AGENDA TRADE SHOW
Agenda Buzzes with Heavy Retail Traffic
Agenda, the first trade show of the year, started on a robust note. More than 700 brands exhibited during the show’s Jan. 7–8 run at the Long Beach Convention Center in Long Beach, Calif., where most vendors said that they were busy with appointments throughout the show.
Across the sprawling convention center, established action sports and streetwear brands such as Vans, Volcom, Billabong and Obey vied for attention with new brands such as Vissla, recently launched by former Billabong chief Paul Naude, along with emerging brands such as Publish, SLVDR, Cobra Lord and HippyTree.
The menswear-dominated show also made room for women’s fashions. After taking a bow at Agenda’s Long Beach show last July, AgendaWMNS solidified its gains by having more women’s fashion brands—over 50 exhibiting, compared with its debut of 30, said Vanessa Chiu, Agenda’s director of women’s sales and marketing.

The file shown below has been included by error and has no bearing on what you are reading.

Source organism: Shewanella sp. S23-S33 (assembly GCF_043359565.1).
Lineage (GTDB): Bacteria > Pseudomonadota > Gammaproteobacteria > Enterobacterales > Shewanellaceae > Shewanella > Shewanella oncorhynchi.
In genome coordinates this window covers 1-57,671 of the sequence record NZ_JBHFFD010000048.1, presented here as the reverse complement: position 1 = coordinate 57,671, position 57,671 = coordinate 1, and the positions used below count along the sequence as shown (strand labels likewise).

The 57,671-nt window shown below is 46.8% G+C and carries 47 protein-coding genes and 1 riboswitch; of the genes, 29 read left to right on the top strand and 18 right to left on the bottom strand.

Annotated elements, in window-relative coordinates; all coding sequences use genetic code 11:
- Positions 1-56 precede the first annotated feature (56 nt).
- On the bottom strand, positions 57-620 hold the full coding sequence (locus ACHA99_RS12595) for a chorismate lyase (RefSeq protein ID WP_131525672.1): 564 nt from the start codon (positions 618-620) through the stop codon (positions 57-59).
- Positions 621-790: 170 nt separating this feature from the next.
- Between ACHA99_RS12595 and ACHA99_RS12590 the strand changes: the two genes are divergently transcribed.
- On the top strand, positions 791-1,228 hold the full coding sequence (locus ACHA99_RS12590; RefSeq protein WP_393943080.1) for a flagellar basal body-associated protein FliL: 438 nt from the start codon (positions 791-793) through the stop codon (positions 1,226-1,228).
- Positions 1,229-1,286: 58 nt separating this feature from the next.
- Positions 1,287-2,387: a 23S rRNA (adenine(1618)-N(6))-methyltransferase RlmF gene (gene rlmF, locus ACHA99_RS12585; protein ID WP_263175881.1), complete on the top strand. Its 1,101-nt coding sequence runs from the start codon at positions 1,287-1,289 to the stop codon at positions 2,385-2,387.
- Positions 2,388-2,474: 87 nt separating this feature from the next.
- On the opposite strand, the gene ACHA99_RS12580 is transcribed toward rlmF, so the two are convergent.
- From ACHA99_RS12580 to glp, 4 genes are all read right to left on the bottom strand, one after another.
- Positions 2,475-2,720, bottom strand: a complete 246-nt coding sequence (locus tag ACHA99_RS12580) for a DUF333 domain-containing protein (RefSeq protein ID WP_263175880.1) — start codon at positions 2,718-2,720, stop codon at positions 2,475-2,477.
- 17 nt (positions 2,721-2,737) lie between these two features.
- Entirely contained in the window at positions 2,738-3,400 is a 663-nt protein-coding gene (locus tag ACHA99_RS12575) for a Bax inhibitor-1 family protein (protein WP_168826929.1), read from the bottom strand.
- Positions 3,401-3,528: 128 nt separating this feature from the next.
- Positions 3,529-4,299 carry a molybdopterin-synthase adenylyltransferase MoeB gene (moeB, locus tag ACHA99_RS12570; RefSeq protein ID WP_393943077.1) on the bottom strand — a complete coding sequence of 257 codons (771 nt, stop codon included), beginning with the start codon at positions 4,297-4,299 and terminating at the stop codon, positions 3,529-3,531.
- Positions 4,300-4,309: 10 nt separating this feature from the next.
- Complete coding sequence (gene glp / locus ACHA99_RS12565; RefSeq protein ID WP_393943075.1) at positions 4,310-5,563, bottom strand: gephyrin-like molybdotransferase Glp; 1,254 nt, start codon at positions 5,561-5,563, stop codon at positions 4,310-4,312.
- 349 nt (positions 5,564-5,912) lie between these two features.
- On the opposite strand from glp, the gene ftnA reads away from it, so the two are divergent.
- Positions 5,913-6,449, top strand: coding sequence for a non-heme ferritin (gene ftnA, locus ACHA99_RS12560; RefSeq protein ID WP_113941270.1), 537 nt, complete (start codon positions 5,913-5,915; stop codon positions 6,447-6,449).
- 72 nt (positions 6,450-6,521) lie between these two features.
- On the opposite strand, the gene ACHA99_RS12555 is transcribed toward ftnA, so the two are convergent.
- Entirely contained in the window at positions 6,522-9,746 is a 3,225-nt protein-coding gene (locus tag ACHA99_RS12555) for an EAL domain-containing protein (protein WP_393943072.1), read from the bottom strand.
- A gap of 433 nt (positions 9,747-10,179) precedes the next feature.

The crowded show floor could have been a metaphor for a crowded trade show calendar. After Agenda closed on Jan. 7, many of the vendors flew to Orlando, Fla., to exhibit at the Jan. 9–11 run of Surf Expo.
It was a challenge for companies showing at both shows. “It’s a nightmare,” Joel Cooper, chief executive officer of Lost Enterprises, said of preparing for the frenetic show calendar. Many vendors were forced to produce more samples to satisfy the needs of both shows and also build separate booths for each show.
Still, Cooper was pleased with Agenda’s attendance. With two big shows competing for a busy market’s attention during the same week, he had expected fewer retailers and vendors. “If this show is this big so early in the year, it shows that Agenda is picking up great momentum,” Cooper said.